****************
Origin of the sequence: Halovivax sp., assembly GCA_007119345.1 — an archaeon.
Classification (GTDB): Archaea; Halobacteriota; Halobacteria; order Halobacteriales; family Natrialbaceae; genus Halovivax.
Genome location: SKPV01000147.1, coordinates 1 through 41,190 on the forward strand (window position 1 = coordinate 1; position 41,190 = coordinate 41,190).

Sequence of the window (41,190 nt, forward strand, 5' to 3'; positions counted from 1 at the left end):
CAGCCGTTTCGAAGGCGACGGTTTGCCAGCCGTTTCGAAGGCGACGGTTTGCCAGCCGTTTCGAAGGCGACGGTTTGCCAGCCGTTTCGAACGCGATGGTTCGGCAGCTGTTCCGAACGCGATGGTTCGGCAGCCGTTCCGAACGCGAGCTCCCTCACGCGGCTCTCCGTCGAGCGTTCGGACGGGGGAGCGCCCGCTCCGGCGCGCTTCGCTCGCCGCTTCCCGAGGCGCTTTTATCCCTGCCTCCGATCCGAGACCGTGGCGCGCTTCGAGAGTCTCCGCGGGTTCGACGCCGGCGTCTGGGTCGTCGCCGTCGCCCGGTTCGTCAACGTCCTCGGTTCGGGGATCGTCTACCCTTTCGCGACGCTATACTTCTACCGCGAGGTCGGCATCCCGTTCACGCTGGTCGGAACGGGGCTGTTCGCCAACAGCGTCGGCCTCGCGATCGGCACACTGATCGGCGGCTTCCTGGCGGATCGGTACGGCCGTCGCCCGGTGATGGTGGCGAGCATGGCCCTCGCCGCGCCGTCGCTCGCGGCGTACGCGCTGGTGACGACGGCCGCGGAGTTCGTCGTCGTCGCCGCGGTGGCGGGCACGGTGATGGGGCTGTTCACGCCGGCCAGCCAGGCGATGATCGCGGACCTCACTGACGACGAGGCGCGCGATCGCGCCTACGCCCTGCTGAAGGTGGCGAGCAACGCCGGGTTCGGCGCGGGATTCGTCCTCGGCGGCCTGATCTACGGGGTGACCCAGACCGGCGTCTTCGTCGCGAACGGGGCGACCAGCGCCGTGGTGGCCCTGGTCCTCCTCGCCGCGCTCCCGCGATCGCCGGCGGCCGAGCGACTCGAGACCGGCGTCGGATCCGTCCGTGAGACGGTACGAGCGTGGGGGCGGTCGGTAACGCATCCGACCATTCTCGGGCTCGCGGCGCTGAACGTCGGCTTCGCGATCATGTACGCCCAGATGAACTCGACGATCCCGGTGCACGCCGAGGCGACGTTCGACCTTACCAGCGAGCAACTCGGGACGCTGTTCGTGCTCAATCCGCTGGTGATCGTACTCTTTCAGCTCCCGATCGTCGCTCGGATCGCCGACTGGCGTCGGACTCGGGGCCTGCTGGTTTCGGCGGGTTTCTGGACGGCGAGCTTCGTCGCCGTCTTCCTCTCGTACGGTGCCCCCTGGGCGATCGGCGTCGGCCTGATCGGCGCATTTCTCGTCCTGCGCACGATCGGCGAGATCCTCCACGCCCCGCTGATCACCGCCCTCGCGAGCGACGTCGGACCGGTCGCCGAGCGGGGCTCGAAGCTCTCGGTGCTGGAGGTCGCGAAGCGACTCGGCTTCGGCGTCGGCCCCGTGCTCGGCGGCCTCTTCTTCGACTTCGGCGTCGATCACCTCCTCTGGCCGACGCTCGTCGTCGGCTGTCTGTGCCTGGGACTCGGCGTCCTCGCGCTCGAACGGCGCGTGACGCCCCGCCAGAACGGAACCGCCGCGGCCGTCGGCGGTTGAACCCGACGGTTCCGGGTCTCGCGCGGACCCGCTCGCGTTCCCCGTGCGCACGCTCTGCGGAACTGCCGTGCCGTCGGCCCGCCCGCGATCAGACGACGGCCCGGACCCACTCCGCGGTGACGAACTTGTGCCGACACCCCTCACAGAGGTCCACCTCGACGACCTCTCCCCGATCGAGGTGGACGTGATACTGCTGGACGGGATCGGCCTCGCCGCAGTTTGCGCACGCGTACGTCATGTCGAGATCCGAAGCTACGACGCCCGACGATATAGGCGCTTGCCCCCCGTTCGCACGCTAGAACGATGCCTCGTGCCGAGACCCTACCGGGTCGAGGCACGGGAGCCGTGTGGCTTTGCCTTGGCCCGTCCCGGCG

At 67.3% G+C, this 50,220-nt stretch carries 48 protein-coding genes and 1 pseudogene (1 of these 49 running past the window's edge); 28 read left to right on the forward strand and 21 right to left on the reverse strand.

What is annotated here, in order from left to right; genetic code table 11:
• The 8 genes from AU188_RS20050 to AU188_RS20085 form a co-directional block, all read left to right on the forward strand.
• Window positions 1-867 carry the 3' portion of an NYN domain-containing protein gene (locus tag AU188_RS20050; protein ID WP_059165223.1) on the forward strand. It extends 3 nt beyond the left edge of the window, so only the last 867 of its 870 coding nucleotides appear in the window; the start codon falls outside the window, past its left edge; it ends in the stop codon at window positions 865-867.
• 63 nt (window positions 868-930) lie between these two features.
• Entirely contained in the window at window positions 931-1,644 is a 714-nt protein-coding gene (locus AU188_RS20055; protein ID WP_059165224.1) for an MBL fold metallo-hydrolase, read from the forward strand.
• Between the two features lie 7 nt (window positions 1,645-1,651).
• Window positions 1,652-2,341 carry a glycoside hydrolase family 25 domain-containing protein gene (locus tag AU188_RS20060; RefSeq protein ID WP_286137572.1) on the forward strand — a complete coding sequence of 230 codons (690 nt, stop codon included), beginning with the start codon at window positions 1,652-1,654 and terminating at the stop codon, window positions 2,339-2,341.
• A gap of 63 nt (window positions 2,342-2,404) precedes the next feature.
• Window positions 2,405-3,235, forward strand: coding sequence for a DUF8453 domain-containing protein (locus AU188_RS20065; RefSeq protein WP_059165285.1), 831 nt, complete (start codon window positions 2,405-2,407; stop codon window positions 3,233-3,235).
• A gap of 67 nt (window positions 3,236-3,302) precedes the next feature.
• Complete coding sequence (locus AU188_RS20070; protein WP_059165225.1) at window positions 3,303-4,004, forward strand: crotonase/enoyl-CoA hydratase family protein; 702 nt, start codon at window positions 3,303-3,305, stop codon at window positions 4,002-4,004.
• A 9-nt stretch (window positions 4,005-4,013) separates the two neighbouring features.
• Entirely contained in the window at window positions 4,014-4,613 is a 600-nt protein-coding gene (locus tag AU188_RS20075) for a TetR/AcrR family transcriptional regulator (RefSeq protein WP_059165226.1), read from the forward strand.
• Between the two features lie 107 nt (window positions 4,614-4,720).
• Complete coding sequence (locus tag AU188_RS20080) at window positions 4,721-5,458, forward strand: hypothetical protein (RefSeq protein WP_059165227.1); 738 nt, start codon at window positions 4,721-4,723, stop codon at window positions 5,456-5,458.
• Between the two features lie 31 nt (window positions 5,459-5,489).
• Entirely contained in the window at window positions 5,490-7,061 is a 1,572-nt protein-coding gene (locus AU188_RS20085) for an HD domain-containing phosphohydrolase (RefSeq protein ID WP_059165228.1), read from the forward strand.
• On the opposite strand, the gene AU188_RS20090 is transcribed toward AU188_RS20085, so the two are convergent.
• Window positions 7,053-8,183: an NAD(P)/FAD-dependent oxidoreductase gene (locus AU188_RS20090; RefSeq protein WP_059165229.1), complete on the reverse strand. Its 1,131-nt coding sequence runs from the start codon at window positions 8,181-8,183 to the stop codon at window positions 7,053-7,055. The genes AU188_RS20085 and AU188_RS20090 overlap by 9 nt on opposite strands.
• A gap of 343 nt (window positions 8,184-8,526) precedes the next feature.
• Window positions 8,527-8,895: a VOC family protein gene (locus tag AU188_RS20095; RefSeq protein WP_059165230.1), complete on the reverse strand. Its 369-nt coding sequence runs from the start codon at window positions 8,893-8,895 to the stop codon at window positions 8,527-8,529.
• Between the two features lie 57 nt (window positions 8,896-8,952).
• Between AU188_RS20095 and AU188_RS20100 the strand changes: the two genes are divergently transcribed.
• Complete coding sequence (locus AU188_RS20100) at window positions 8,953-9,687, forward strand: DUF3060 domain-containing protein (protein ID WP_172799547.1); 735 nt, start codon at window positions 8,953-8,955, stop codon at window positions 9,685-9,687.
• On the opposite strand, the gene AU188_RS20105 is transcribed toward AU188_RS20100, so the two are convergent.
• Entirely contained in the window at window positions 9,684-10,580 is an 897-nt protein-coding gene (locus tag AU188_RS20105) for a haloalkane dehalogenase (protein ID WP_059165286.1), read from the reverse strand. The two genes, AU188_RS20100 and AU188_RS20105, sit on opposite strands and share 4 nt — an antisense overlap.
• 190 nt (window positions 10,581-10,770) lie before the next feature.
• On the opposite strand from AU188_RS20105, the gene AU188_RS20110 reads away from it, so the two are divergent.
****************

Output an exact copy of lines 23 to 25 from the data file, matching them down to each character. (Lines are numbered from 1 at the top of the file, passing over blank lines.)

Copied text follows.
• Entirely contained in the window at window positions 5,490-7,061 is a 1,572-nt protein-coding gene (locus AU188_RS20085) for an HD domain-containing phosphohydrolase (RefSeq protein ID WP_059165228.1), read from the forward strand.
• On the opposite strand, the gene AU188_RS20090 is transcribed toward AU188_RS20085, so the two are convergent.
• Window positions 7,053-8,183: an NAD(P)/FAD-dependent oxidoreductase gene (locus AU188_RS20090; RefSeq protein WP_059165229.1), complete on the reverse strand. Its 1,131-nt coding sequence runs from the start codon at window positions 8,181-8,183 to the stop codon at window positions 7,053-7,055. The genes AU188_RS20085 and AU188_RS20090 overlap by 9 nt on opposite strands.